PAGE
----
Animals, poor people and food insecurity: Opportunities for improved livelihoods through efficient natural resource management
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Outlook on Agriculture;31(3): 161-175
Permanent link to cite or share this item: https://hdl.handle.net/10568/29337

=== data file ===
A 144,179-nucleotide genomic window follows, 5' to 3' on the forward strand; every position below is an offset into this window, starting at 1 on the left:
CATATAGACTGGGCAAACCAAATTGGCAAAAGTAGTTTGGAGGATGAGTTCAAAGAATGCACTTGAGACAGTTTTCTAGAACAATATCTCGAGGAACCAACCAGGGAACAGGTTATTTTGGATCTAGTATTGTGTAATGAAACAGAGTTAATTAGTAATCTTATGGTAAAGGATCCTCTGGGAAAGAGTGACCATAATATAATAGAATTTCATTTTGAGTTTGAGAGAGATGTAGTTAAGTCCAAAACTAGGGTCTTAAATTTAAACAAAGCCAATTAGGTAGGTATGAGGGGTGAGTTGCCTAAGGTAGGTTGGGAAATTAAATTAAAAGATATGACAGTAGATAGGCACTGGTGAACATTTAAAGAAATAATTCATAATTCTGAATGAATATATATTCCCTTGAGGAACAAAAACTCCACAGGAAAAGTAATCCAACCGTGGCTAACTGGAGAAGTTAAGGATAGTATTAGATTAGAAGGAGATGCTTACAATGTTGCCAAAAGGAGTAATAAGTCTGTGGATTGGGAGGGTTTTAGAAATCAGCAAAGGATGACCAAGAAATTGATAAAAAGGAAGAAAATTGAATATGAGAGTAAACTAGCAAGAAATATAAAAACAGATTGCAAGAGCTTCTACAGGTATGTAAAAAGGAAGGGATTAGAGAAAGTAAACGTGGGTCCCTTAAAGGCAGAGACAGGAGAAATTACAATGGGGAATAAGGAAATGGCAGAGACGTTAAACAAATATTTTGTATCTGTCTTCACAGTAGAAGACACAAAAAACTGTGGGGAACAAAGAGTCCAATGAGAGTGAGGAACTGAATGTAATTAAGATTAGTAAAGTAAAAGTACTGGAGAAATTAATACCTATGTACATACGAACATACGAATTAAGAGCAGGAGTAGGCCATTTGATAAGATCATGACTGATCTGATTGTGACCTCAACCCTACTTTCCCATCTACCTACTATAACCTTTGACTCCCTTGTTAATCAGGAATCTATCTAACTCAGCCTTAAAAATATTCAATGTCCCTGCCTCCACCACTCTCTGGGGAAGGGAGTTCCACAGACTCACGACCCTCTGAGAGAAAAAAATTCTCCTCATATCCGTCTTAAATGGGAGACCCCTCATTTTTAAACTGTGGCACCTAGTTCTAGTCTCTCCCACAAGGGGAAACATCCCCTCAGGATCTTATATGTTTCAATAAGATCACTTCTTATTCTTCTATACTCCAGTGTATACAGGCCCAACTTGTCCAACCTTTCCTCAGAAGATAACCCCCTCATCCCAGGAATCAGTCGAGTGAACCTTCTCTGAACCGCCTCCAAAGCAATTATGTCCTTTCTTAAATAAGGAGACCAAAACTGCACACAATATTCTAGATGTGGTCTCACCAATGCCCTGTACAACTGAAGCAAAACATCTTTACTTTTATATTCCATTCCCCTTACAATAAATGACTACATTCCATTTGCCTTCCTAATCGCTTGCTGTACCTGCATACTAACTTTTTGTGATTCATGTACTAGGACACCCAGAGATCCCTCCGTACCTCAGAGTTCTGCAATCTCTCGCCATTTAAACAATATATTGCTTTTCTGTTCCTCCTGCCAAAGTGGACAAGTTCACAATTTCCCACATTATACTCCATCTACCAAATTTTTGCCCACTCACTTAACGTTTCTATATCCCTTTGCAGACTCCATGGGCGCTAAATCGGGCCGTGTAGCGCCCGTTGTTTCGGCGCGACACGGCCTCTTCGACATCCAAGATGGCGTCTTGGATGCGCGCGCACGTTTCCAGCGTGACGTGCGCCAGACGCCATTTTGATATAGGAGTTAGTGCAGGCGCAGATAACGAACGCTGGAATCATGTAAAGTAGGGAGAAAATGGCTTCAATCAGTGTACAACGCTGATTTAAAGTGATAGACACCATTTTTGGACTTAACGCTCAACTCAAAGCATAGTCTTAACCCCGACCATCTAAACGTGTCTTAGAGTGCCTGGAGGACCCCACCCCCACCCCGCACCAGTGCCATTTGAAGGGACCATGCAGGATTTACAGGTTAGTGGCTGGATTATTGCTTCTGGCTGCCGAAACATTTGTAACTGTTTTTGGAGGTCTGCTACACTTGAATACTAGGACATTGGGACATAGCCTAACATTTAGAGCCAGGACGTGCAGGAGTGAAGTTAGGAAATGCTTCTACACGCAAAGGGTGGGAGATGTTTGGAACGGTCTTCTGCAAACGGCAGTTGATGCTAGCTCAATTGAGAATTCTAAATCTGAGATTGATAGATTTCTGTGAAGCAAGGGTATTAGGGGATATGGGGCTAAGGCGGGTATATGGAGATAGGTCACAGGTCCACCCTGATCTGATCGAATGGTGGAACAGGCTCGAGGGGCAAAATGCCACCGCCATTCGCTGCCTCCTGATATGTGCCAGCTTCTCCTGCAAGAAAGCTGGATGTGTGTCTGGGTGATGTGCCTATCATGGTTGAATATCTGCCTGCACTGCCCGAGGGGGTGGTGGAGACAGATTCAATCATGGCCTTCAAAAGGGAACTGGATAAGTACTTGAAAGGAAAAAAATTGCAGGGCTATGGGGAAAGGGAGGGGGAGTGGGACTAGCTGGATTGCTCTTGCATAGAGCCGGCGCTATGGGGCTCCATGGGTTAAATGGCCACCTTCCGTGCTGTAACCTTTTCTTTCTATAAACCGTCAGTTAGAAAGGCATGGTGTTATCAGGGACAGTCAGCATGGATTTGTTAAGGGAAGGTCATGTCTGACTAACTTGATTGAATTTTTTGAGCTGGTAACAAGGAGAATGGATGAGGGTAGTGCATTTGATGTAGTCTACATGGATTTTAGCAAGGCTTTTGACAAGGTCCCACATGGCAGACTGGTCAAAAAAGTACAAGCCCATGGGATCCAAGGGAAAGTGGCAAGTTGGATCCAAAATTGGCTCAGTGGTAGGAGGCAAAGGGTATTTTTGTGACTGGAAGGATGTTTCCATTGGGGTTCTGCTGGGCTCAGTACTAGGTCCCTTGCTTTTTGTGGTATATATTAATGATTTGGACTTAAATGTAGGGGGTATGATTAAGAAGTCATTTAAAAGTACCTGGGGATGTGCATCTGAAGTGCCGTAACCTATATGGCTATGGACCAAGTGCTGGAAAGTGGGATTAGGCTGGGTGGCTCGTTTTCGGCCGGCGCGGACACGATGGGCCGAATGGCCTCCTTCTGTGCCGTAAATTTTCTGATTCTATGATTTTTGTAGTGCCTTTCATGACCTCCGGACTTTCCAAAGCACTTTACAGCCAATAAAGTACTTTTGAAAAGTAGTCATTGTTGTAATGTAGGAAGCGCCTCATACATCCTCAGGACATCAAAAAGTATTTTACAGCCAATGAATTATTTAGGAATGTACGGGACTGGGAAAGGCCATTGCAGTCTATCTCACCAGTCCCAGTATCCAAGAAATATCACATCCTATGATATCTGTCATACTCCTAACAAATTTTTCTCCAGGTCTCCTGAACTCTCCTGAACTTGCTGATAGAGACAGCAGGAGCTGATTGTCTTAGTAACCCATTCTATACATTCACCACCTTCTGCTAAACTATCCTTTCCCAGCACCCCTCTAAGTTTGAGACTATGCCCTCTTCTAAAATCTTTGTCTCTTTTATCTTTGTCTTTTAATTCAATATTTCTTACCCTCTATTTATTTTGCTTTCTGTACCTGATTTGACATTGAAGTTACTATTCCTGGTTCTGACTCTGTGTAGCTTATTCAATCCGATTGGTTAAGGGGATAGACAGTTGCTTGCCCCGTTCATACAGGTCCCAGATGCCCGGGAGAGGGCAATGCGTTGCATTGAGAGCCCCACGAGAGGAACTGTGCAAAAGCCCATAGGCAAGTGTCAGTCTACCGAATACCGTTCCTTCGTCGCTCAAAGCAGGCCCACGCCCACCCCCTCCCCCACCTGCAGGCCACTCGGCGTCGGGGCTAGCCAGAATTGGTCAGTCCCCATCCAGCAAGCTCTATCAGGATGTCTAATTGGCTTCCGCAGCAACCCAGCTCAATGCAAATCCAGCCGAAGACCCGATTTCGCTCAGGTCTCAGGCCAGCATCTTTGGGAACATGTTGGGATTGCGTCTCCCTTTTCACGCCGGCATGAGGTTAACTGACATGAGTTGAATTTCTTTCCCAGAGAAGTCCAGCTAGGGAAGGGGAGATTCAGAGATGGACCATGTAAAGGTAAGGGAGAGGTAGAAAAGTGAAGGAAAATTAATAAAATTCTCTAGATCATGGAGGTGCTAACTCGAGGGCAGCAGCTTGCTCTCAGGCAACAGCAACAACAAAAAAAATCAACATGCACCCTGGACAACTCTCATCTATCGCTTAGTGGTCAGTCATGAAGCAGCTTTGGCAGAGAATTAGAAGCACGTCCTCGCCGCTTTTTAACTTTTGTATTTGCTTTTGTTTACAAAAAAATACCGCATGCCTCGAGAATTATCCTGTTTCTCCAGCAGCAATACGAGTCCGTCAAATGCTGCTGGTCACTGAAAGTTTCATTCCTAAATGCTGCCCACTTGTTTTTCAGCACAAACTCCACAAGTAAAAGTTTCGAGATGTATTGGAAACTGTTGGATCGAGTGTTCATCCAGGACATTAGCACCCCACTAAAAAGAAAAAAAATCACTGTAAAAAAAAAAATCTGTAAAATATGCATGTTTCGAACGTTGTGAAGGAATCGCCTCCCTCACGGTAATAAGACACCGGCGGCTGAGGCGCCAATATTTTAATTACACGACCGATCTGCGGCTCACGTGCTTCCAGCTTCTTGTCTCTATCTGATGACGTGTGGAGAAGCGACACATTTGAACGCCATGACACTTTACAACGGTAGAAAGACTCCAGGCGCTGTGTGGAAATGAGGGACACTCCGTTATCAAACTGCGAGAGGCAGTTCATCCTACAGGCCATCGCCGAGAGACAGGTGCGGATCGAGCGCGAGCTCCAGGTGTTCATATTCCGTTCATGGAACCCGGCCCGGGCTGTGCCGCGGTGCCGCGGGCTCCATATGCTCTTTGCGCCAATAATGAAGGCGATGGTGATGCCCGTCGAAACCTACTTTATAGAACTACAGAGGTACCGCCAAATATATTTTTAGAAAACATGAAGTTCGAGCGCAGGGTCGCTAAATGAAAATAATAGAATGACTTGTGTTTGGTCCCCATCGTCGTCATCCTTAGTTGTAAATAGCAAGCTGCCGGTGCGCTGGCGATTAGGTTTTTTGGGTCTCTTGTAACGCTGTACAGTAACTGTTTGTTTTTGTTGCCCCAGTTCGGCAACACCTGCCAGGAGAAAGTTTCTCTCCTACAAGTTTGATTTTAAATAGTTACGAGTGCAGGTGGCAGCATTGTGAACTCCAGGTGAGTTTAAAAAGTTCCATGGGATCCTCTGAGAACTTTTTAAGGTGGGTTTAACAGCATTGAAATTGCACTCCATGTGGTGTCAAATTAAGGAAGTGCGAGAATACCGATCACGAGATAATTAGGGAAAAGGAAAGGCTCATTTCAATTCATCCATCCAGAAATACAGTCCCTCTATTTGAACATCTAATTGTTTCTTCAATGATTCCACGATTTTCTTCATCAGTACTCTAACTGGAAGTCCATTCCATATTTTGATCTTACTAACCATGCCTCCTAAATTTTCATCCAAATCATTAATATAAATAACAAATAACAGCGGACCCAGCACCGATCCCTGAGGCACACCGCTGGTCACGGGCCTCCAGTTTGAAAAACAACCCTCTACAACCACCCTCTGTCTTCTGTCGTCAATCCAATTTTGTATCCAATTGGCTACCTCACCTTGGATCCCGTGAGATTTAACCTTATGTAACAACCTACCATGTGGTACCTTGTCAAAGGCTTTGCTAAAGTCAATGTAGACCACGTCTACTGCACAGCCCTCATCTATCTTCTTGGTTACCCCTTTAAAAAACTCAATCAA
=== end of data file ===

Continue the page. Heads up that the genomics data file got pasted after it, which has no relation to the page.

Poverty is a rural dilemma and continues to be a persistent multidimensional problem. It is associated with poor farmers, small farm systems, the landless, resource endowments, the socioeconomic environment and externalities. Over 75% of the poor live and work in rural areas, trapped in a poverty-adaptation-fragile lives-little hope-low life expectancy complex, with an enduring hope for self-reliance and a more comfortable life tomorrow. Since agricultural growth is central to improved livelihoods, strategies that focus on promoting such growth are critical: improved efficiency in natural resource management (NRM), of which animals are a part, can directly contribute to productivity enhancement and reduced poverty. It is estimated that approximately 678 million of the rural poor keep animals, within which the largest ownership of animals is seen in mixed crop-animal systems. The role and contribution of animals is discussed with reference to household benefits - current, medium-term and long-term savings, increased productivity of mixed farm systems, sustainability of agricultural systems and the environment, and enhancement of social stability. While large ruminants (buffalo and cattle) are very valuable for agriculture and farm security, milk and beef, ploughing and dung production, small animals (goats, sheep, chickens, pigs and ducks) are particularly important for nutritional and household security. The link between gender and animals is emphasized, especially the implications of the very strong relationship between women and children and small animals. This paper describes in detail characteristics of poor farmers and small farm systems. It discusses opportunities for NRM, and presents examples of data from different categories of animals and the extent of their contribution to total farm income, which in Asia ranges from 7-69%. It is concluded that improved animal production systems can increasingly make a significant contribution to improved human welfare, rural growth and reduced poverty. To achieve this, however, much more investment in agricultural research and development is necessary that can target less-favoured rainfed areas, coupled with participatory and interdisciplinary approaches, effective public private sector partnerships, and commitment to purpose.